In regard to Linköping I think I checked Allan Ranius' catalogue of Linköping MSS (which is more recent than Olivier). As for Uppsala, I think the discrepancy has to do with the fact that in some cases different MSS are registered under the same shelfmark as is the case with Uppsala Gr. 1 (=two different manuscripts), so the figure 78 refers to actual MSS.

    In any case, your comment highlights what I say in the introduction, that a uniform and descriptive catalogue of all the Greek MSS in our small country is desirable. Maybe you are the person to do it! (next project?) I can surely contribute when it comes to those NT MSS (which was the real focus of my article).

  4. You are probably right about the MSS in Linköping and Uppsala. The three less known MSS in Lund are:

    1) a MS written in 1696 by Laurentius Norrmannus, a professor and librarian in Uppsala, and eventually bishop of Göteborg. It contains the drafts of his never finished edition of Thomas Magister's (a 14th-century Byzantine scholar) work Ἐκλογαὶ ὀνομάτων Ἀττικῶν, a collection of selected Attic words.

    2) a MS written in 1689 with additions in 1697 by Laurentius Norrmannus. It mainly contains lexical and grammatical works and letters by Moiris, Georgios Lacapenos, Zaridas, Nicephoros Gregoras, and Maximos Planudes. The major part of the MS is copied from the MS Uppsala Gr. 28.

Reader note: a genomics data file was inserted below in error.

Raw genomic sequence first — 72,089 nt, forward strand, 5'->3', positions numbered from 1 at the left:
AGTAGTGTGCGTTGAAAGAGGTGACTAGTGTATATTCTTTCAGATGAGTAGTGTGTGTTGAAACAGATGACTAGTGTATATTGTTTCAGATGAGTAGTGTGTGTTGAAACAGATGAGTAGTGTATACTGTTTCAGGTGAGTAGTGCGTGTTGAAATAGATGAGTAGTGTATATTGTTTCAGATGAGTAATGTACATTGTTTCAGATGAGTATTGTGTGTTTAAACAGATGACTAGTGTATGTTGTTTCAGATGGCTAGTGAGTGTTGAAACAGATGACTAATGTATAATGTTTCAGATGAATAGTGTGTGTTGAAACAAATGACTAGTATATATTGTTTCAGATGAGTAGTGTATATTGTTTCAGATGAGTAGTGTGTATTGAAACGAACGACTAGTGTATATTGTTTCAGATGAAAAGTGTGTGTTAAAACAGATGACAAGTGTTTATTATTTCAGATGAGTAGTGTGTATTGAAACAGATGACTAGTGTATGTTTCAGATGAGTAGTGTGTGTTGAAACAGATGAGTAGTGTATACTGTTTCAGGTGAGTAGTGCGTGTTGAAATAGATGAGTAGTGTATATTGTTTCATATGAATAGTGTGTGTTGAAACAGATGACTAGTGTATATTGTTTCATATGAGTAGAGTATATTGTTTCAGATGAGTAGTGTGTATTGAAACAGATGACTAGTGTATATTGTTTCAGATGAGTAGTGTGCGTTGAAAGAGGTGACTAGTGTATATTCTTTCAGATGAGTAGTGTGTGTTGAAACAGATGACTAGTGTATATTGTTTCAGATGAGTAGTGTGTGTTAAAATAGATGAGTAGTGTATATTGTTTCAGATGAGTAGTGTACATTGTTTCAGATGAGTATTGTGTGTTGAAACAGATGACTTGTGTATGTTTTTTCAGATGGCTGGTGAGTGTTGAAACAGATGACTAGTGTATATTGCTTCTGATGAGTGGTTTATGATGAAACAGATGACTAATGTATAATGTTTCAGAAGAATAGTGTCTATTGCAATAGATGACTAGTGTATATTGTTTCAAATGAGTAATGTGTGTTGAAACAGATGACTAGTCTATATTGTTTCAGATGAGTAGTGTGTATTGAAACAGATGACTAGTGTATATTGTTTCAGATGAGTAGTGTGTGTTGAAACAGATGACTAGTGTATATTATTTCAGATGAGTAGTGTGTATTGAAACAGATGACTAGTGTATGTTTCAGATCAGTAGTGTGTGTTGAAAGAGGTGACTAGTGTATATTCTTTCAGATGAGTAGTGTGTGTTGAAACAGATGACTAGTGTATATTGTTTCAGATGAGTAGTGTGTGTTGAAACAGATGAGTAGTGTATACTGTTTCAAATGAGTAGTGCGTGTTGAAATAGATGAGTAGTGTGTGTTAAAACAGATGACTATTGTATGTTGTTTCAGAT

3) a liturgical MS probably written in the 18th century. It contains an anastasimatarion, i.e. text and musical notes for the offices of the week of the Greek Church.

    A project on a new uniform catalogue (with digitizing!) of all the Greek MSS in Sweden is a good idea!

    Britt Dahlman

  5. "As mentioned in the introduction, the selection of 36 MSS was based on Maurice Robinson's collation data in the PA (John 7:53-8:11 plus adjacent verses 7:52 and 8:12-13a). The results of his extensive collations will be presented in a multi-volume collation and analysis of all available MSS containing the PA."